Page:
Areas of Research
Innate immune responses to airway pathogens
Our laboratory studies the interaction of host-adapted pathogens and the airway mucosa, asking how bacteria change gene expression to maintain infection in the human lung; and how the host responds to these organisms. We use a variety of model systems; classic bacterial genetics, constructing and studying mutants to identify which gene products are important; murine models of pneumonia using a variety of mouse models as well as in vitro studies using human airway epithelial and immune cells. We are especially interested in the adaptation of clinical isolates and routinely use whole genome sequenced strains, proteomic and RNASeq analyses to query the host response to infection. Ongoing studies focus upon the carbapenem-resistant K. pneumoniae, P. aeruginosa and S. aureus.
Pathogenesis of infection in cystic fibrosis
P. aeruginosa is the most prevalent pathogen in CF, uniquely associated with the progressive decline in lung function that characterizes this disease. Exactly why P. aeruginosa and not other pathogens is so closely associated with CF has been a topic of great interest to us. Using a collection of sequenced CF isolates, we are examining how the metabolic activity of P. aeruginosa, particularly their response to succinate and itaconate, drives their adaptation to the CF airway. We are exploring how the tumor suppressor PTEN is directly associated with CFTR at the cell membrane, and how this effects succinate metabolism, which in turn promotes P. aeruginosa adaptation to the lung.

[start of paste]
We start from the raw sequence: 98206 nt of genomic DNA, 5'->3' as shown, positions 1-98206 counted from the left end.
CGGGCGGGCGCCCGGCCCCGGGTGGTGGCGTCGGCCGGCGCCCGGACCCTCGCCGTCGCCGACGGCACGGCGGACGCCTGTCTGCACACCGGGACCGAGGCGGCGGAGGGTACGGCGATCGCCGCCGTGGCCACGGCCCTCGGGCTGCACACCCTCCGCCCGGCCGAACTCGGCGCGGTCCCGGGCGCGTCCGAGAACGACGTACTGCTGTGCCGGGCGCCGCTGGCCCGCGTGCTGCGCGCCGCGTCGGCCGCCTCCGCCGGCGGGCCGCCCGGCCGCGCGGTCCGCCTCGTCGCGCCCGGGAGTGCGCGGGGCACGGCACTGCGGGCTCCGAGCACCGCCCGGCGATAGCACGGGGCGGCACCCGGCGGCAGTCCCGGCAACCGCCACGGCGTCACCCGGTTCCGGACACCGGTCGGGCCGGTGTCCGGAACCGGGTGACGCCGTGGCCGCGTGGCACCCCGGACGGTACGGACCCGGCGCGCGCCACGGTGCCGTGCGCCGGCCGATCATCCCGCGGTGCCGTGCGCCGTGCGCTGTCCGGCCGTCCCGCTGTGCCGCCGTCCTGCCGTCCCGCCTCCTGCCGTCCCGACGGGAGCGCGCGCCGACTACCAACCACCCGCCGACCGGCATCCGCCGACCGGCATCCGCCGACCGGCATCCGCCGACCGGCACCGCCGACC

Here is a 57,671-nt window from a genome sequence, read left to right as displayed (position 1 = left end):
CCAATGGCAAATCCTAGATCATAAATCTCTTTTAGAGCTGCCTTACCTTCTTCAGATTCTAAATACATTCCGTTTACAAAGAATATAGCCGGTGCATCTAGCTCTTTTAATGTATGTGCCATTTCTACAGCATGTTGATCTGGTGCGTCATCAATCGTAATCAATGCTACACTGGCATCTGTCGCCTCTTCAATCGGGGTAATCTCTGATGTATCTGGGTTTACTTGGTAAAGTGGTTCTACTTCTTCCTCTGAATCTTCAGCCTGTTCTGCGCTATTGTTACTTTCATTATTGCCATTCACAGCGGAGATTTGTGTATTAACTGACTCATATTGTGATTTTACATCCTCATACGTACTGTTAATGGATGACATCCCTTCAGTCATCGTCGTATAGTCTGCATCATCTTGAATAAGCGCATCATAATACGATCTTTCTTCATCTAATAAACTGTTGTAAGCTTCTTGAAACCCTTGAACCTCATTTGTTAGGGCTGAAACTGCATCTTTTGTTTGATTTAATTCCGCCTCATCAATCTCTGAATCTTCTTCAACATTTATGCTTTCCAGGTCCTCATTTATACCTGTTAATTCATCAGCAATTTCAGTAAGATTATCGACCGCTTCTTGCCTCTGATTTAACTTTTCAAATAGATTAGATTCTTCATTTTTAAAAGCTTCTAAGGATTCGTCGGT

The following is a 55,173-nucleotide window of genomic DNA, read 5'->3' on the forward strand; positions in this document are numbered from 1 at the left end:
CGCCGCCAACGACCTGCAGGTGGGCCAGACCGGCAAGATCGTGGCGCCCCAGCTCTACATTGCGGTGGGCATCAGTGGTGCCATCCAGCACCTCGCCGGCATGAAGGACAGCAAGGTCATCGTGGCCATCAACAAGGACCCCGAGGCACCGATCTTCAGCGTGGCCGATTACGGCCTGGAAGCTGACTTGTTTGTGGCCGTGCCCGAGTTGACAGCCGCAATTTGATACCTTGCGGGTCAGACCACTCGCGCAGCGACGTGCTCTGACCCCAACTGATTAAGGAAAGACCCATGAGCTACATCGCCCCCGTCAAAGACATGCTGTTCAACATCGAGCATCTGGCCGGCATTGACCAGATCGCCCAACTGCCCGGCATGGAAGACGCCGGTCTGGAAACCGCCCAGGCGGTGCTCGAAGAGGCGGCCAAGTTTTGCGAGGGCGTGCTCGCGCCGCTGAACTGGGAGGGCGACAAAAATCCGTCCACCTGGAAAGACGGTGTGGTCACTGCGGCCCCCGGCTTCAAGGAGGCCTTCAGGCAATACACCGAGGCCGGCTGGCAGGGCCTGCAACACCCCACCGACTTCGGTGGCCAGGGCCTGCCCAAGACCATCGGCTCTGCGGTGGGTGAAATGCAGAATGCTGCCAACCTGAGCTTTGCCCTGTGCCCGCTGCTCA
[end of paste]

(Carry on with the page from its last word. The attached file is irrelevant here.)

S. aureus is a frequent cause of severe pneumonia. Using metabolomic studies, we have identified how changes in staphylococcal metabolism, specifically utilization of the TCA cycle are associated with infection. Our ongoing studies seek to identify the metabolic and cytokine signals in the airway that promote S. aureus biofilm formation and persistent pulmonary infection both in normal hosts and in cystic fibrosis patients.